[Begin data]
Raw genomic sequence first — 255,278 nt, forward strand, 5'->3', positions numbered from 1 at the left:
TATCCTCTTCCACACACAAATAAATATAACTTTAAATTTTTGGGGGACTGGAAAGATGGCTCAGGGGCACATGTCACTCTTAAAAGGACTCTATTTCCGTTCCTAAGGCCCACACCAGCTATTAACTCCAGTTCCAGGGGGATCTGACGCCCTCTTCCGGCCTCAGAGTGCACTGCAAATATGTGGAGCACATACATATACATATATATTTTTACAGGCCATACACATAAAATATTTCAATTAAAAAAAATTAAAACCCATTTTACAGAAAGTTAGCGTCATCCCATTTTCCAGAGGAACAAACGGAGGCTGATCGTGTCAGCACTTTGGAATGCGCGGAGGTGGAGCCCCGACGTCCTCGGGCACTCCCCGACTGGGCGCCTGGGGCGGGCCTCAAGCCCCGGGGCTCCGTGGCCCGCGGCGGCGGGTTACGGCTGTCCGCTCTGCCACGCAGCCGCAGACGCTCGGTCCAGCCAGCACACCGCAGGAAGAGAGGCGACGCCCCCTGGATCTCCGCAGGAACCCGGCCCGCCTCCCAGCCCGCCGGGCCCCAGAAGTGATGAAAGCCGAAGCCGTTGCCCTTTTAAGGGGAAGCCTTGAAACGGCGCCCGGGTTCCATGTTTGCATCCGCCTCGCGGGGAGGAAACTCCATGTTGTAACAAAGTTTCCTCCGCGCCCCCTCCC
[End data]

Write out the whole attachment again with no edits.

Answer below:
Raw genomic sequence first — 255,278 nt, forward strand, 5'->3', positions numbered from 1 at the left:
TATCCTCTTCCACACACAAATAAATATAACTTTAAATTTTTGGGGGACTGGAAAGATGGCTCAGGGGCACATGTCACTCTTAAAAGGACTCTATTTCCGTTCCTAAGGCCCACACCAGCTATTAACTCCAGTTCCAGGGGGATCTGACGCCCTCTTCCGGCCTCAGAGTGCACTGCAAATATGTGGAGCACATACATATACATATATATTTTTACAGGCCATACACATAAAATATTTCAATTAAAAAAAATTAAAACCCATTTTACAGAAAGTTAGCGTCATCCCATTTTCCAGAGGAACAAACGGAGGCTGATCGTGTCAGCACTTTGGAATGCGCGGAGGTGGAGCCCCGACGTCCTCGGGCACTCCCCGACTGGGCGCCTGGGGCGGGCCTCAAGCCCCGGGGCTCCGTGGCCCGCGGCGGCGGGTTACGGCTGTCCGCTCTGCCACGCAGCCGCAGACGCTCGGTCCAGCCAGCACACCGCAGGAAGAGAGGCGACGCCCCCTGGATCTCCGCAGGAACCCGGCCCGCCTCCCAGCCCGCCGGGCCCCAGAAGTGATGAAAGCCGAAGCCGTTGCCCTTTTAAGGGGAAGCCTTGAAACGGCGCCCGGGTTCCATGTTTGCATCCGCCTCGCGGGGAGGAAACTCCATGTTGTAACAAAGTTTCCTCCGCGCCCCCTCCC